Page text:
Preventing aggression and potential violence occurs within an organisational context and is the responsibility of all staff. Organisations can support management and staff by:

  • Establishing and maintaining a non-violent culture in their workplace/s
  • Setting and maintaining appropriate standards of behaviour
  • Committing to an inclusive client-centred practice approach reflected by:
  1. A commitment to clients rights
  2. Encouraging client participation and enabling them to make a valuable contribution

Occupational health and safety and risk management
All organisations are legally bound to operate within an occupational health and safety framework.

Occupational aggression and violence pertains to:

  • ‘Threat’ - a statement or behaviour that causes a person to believe that they are in danger of being physically attacked, and may involve actual or implied threat to safety, health or wellbeing
  • Physical attack’ - a direct or indirect application of force by a person to the body of, or clothing or equipment worn by, another person, where that application creates a risk to health and safety

Managing aggression and preventing violence is integral to occupational health and safety and involves risk to the psychological and physical safety and wellbeing of employees, contractors, volunteers and visitors in the workplace. Consequently, organisations are required to develop risk management processes that represent the basic preventative philosophy of occupational health and safety legislation and regulation. Under the legislation and supporting guidelines, there are three steps that should be followed:

  • Hazard Identification – the process of identifying occupational violence hazards in the workplace that could cause harm to staff or others
  • Risk assessment – the process of assessing the risks associated with the hazard including the likelihood of injury or illness being caused by that hazard and identifying the factors that contribute to the risk
  • Risk control – the process of determining and implementing measures to eliminate or minimise workplace violence

For a list of risk control measures see the attached document from the Victorian Department of Human Services.

Duty of care and use of force
The Law of Negligence imposes upon staff and management a duty (burden) of care to clients, staff and the community. The ‘burden’ imposed is the requirement to act reasonably in all circumstances. Staff must acknowledge and demonstrate that they are accountable for their actions

When responding to an assaultive incident, staff members are expected to protect themselves from injury, but are limited to reasonable force. A reasonable amount of force is just enough force for effective protection of self and others, and no more than is absolutely necessary.

All efforts must be made by staff to protect themselves and others without use of force. This includes using verbal skills and being assertive. Where the protection of self and/or others requires some use of force, the following points are a guide to what might be considered ‘reasonable’:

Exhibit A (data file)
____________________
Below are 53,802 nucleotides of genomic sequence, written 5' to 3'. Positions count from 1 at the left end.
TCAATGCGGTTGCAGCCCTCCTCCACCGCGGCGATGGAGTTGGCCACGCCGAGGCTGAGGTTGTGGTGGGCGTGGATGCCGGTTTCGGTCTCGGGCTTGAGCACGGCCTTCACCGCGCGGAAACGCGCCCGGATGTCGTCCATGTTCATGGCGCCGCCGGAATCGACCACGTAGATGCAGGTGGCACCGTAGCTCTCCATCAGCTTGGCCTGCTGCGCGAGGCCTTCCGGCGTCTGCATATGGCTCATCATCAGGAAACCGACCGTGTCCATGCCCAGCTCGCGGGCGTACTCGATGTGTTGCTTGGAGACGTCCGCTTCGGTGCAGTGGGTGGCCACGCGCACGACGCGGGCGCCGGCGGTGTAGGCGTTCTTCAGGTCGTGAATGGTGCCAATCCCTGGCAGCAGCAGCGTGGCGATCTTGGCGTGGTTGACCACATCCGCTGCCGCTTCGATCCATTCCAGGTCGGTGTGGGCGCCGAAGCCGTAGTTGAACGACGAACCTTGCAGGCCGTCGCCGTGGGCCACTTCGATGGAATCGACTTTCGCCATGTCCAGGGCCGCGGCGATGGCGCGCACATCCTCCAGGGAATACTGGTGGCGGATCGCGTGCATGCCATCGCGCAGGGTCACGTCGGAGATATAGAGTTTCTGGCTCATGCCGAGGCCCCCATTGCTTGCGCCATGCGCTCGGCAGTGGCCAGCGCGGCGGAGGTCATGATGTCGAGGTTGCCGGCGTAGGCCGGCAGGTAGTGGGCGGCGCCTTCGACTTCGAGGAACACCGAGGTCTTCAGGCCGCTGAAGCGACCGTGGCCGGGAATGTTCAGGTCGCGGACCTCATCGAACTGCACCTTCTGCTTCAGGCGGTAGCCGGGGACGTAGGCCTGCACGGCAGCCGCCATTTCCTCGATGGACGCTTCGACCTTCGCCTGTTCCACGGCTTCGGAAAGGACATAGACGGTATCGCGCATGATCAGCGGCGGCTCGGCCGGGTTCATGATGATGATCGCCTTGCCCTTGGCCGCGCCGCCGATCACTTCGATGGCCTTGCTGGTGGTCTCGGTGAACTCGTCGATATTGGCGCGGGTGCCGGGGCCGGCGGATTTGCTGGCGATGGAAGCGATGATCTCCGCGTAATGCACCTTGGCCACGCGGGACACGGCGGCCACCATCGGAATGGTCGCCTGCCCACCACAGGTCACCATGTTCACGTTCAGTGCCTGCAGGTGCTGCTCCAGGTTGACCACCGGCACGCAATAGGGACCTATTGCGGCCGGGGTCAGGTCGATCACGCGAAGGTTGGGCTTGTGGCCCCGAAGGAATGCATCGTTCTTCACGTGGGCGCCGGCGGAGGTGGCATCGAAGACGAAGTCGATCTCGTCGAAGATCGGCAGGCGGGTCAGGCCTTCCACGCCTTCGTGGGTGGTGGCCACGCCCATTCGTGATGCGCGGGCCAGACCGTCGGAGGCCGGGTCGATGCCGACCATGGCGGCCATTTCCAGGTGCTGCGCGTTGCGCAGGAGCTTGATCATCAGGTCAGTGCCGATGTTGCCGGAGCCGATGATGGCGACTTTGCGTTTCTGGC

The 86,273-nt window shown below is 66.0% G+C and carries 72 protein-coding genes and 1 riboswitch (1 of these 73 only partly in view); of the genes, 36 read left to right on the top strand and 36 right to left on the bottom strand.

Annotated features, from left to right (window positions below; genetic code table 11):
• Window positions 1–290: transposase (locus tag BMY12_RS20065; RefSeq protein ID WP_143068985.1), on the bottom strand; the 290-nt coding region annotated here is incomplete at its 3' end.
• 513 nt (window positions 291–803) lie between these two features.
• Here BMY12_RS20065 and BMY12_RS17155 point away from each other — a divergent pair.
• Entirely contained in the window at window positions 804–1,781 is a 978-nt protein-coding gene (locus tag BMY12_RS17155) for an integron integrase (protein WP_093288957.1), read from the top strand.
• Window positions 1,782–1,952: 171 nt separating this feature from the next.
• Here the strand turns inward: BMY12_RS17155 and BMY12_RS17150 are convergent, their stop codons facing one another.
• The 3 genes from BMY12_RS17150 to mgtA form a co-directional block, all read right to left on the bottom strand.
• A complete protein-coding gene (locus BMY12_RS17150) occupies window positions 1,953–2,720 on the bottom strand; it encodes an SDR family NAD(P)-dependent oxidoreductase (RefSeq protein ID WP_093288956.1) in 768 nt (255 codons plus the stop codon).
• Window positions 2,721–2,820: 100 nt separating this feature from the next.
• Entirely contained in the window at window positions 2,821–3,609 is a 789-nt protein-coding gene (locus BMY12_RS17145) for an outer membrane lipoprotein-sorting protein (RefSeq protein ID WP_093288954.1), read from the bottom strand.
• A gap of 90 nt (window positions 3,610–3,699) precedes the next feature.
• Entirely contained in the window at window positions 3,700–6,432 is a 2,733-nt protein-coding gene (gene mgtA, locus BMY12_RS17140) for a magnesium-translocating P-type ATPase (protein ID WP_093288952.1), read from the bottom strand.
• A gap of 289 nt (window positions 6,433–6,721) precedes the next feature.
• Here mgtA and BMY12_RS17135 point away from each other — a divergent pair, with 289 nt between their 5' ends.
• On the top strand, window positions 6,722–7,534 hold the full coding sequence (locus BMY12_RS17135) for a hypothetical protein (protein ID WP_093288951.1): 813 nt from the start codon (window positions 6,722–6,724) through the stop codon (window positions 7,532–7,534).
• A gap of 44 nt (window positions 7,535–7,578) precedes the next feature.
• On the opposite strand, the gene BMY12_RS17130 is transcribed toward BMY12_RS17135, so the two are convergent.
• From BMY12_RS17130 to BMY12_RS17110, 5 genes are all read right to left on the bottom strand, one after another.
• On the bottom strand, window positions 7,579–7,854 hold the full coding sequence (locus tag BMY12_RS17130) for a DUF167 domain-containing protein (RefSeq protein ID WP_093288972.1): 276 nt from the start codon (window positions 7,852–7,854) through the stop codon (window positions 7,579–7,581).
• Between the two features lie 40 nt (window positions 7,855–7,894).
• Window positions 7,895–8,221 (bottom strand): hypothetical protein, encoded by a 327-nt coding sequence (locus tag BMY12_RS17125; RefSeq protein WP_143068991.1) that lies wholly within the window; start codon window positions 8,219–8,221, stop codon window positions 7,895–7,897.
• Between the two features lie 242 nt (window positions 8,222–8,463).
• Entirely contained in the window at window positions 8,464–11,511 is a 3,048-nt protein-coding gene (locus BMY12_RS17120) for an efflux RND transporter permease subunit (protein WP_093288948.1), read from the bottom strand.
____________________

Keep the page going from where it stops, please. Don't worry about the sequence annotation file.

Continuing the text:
• When the behaviour constitutes threats only - no force permissible
  • When the behaviour constitutes assault - evasion and force permissible
  • When the behaviour constitutes a serious and continuing assault - restraint may be necessary
  • Use necessary and reasonable force that is not disproportionate to the force being applied to you

Organisational systems and policies
Organisational factors shape the way professional youth AOD practitioners and managers respond to aggression and potential violence. The effectiveness of organisations in providing such support depends on:

  • The degree to which risk management procedures are consistent, effective and adhered to by staff
  • How occupational health and safety is integrated into management systems and workplace practice
  • Adequate processes emergency procedures/response and defuse situation
  • How critical incidents are reported and reviewed
  • The availability of on-call back up and emergency response
  • Effective mechanisms case planning (including individualised management plans) and clinical review

There are also a range of workforce related factors that have an impact on how aggression and potential violence is managed within organisations, such as:

  • Adequate supervision and support for staff
  • Rostering for suitable experience and gender mix
  • Level of reliance on causal and part time staff
  • Degree to which induction is adequate and consistently applied
  • Availability of training to that enable staff to predict, prevent and manage aggression
  • The potential for staff respite
  • Immediate staff support and the availability of suitable post incident diffusing and formal debriefing
  • The availability of an employee assistance program